The fact of the matter is that traditional IT systems are not built to handle the massive amount of transactional data  generated endlessly. The volume, velocity, and variety of data produced by IoT networks could overwhelm enterprise systems or severely limit the ability to trigger timely decisions against trusted data. 

Privacy and immutability

Rooba's threshold-based MPC restricts tracing of the primary identifier - the private key is never stored anywhere wholly.  The transactional data storage on our layer 2 blockchain is implemented with various obfuscation techniques on Decentralized public identifiers (DID) within the ambit of regulatory requirements. This removes the possibility of tracking the identity of a person in the network through transactional data.   


Miners maintain the stability and security of a blockchain by exercising a conscionable majority (>51% nodal majority required to overwrite protocols). The subversion of network participants through the formation of scheming cabals would thereby compromise the chain’s immutability. Since the allegiance of blockchain participants is fostered via economic incentives, reasons for defection may supersede the monetary aspirations. Entities with personal or political agendas serve as examples of potentially hostile participants. Governments of nation-states may interfere with the system by confiscating server farms or cutting off electricity. The same may be achieved by a corporate takeover of a blockchain firm. 

Rooba’s layer 1 framework stores nodes on a geographically dispersed network which mitigates reliance on impulsive human behaviour by using ample validators on the nodes, making it more difficult to overwhelm the system. The validator network necessitates comprehensive KYC / KYB / AML authentication; each validator goes through a rigorous onboarding process. This prohibits any malevolent entities from carrying out a 51% attack on the network. While this may seem centralized in nature, it is decentralized in operational aspects and regulatory compliance. Sybil’s attacks (attempts by attackers to deny block commits on a network by creating enough fake or ‘Sybil’ identies and effectively blocking other users on the blockchain) are thwarted in the same manner.  

Rooba’s platform runs on high-end EC2 servers on AWS equipped with redundancy and backup infrastructure. This ensures uptime and remediational capabilities to counter DDOS attacks. In addition, Rooba applies quantum-safe encryption to its custody solution, preventing quantum algorithms from cracking it.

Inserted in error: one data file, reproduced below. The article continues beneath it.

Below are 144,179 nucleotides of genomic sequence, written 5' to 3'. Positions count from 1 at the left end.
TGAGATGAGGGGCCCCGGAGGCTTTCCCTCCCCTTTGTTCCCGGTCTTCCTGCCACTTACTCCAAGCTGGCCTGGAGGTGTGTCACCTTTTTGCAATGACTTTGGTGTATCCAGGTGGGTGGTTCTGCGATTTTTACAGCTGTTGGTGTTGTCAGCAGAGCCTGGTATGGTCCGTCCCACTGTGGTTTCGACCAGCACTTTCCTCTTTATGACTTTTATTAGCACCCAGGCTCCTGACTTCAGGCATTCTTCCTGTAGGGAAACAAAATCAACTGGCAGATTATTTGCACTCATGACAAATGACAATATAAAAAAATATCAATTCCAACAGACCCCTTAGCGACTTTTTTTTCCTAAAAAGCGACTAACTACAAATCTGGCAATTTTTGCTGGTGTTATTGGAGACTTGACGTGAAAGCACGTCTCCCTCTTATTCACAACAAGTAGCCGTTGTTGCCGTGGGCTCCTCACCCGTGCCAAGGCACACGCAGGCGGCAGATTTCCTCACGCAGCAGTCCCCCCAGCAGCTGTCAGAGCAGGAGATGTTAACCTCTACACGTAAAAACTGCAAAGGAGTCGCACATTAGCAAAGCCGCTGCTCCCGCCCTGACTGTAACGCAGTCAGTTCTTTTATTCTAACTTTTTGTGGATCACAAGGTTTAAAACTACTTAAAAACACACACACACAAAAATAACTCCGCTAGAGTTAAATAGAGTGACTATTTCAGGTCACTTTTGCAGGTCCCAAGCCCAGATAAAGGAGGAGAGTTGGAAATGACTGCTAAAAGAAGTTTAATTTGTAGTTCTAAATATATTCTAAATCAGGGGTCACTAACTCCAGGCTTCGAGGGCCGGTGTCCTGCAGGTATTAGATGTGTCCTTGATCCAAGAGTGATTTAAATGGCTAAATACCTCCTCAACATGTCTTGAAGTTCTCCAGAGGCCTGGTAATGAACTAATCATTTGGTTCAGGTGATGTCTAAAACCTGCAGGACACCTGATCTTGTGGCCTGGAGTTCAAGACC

With blockchain, there are no single points of failure. Data is never compromised in case of server crashes or technological malfunctions because the ledger is simultaneously updated on numerous nodes connected using the Internet.

Loss of private key -

Users’ crypto wallets are analogous with bank accounts. Each wallet is assigned a private key for account access and a public key to receive or send money. By being their own banks, the responsibility of keeping their wallets safe falls on the users. Since loss of a private key is permanent and entails loss of account access with no possibility of recovery, it is imperative for users to choose a secure platform to custody their keys. 

Rooba’s self-custody wallets alleviate risks associated with loss of keys. By using T-MPC and multisig signing techniques, the private key is sharded into multiple fragments and distributed amongst the nodes. It is re-generated only when required.

Our wallets boast interoperability and are equipped to be used on other web 3 platforms. By preserving a traditional market exchange interface, Rooba’s full stack platform is user-friendly and requires minimal training to use.


Blockchain has boundless potential implications for the global commerce ecosystem. When applied to markets and trade, it assures financial institutions huge savings in infrastructure, transaction, and administrative costs. It imparts an unparalleled level of trust and precision to the exchange process. Leaders must act post-haste to seize the opportunity presented by blockchain to either boost or maintain their market positions. Institutions run the risk of becoming obsolete should they choose to ignore this burgeoning technology.